Sometimes I have to remind my young adult children “don’t just text me when you’re having a problem. Get in touch when things are going well.”

I am glad to help sort out the insurance claim when a driver failed to brake at a stop sign and crashed into the side of my daughter’s car. Well, actually, my husband was more help than me. Or I’m happy to proof read my son’s application for a new job.

However, I’m also over the moon when everything is running smoothly at work, when they have enough money for the month, and when they’ve had a fun evening with a friend.

God wants to celebrate the good with us as well as carry us through the bad. Let our problems and our praises keep us on our knees. I know how difficult “adulting” can be. I would rather things went well and not hear from them, than things went wrong so they contacted me frequently.

But, occasionally, “pick up the phone” I tease, “and say things are great.”

I want to join in their successes as well as their failures, their delights as well as their despairs.

If not it can feel like I’m being taken for granted, that they fail to appreciate all we, as parents, have done to smooth out the ups and downs of life. I know that’s not the case, but sometimes it feels like it.

All this got me thinking, do we as children of God behave the same way with our heavenly Father as I feel my children do with me?

Do we cry out desperately about our needs, but don’t speak to God as much when we have plenty?

Do we want God to be there with us through the rough times, but fail to speak to him just as frequently when life is going swimmingly?

God wants to celebrate the good with us as well as carry us through the bad.

So, how do we pray when things are easy? We need to:

Pray routinely

God wants to celebrate the good with us as well as carry us through the bad. Let our problems and our praises keep us on our knees.

Routines can be boring. In no way do I mean this. Instead, we want prayer to be a habit. We want prayer to become a regular activity in our day. But more than this, we need to crave our time with God. It’s the craving that drives the habit.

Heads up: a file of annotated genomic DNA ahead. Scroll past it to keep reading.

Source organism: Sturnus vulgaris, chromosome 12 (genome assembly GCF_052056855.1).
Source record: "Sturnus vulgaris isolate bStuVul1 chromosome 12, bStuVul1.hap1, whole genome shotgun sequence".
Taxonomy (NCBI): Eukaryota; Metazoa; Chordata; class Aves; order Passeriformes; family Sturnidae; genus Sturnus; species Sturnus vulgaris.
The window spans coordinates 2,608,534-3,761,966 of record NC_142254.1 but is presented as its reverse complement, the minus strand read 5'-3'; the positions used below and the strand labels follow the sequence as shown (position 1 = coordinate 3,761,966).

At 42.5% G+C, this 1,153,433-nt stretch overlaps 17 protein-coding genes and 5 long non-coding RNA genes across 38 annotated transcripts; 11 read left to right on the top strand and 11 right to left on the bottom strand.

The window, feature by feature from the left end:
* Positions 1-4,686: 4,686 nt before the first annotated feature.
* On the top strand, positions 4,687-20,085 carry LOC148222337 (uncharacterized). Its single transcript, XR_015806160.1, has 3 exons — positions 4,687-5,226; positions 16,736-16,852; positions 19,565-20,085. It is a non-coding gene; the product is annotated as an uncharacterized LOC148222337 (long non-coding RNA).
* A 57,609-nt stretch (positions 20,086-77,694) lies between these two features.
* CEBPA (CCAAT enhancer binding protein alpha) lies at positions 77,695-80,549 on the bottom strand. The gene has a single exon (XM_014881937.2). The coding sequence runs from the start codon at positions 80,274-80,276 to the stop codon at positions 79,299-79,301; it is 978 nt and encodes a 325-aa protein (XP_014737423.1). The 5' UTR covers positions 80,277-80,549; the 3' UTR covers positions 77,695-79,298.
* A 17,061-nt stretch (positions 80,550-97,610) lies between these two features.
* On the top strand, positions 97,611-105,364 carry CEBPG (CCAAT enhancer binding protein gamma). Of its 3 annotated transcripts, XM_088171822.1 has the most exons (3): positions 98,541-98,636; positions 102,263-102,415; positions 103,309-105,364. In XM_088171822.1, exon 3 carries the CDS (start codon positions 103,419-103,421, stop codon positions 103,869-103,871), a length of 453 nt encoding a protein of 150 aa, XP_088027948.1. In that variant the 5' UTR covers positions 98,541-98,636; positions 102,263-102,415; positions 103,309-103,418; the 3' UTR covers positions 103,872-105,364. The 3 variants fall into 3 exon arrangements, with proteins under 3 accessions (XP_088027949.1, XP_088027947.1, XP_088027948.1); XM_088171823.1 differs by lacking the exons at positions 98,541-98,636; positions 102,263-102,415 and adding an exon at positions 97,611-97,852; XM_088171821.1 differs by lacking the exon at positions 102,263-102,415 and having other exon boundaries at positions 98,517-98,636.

We should yearn for our time with God and not feel settled or content until we have spent time with him, whether it is the morning, evening, or night.

We should make it a priority during our busy times. Jesus prayed throughout the peak of his work when the crowds followed him and many wanted to be healed by him. Jesus found time to spend with his Father.

Pray deeply

When work is a dream, finances are abundant, and the family aren’t fighting, pray powerfully.

Use prayer as a means to build a strong foundation to your faith, so you can stand strong when the storms come.

When we have a rock solid base, although we will struggle and be shaken during the storm, we will not be shattered.

When the sun shines in your life, meditate on God’s Word, remind yourself of his promises, thank him for his goodness, or just rest and enjoy spending time with God.

Spend time with your heavenly Father even if you have no specific need to do so.

Pray repentantly

Finally, we must repent when we have neglected our relationship with God. Forgiveness is always available. A fresh start is always possible.

When times are good, pray routinely, deeply and repentantly. Most of all, let your problems and your praises keep you on your knees.

Photo by Vultar Bahr on Unsplash

  • This is wise counsel for us. I’ve found that it’s harder to be faithful in prayer during easy times than it is during times of trial. Spurgeon agreed, I think, because he once said, “I have learned to kiss the wave that casts me against the Rock of Ages.” Thank you for sharing with us how to be faithful during “easy times.” I’m glad you shared this with us at Grace & Truth!

  • Praise God that forgiveness is always available! I tweeted this post today, visiting you from Grace and Truth! Sue

  • Agreed. It’s nice for someone to call with good news. And deeply is the only way I pray now, those little repetions and even giving thanks just didn’t cut it some days.

  • Rachel, I love the parenting example right at the outset. Ouch. We really do treat God like the bail-out parent. What perfect timing on this piece in preparing my heart to give thanks!

  • This is so true and applicable-loved the analogy between parenting and our relationship with God. I too often draw parallels here. Love these simple steps to remind us not to take for granted our Father, who is everpresent. Thanks as always Rachel!

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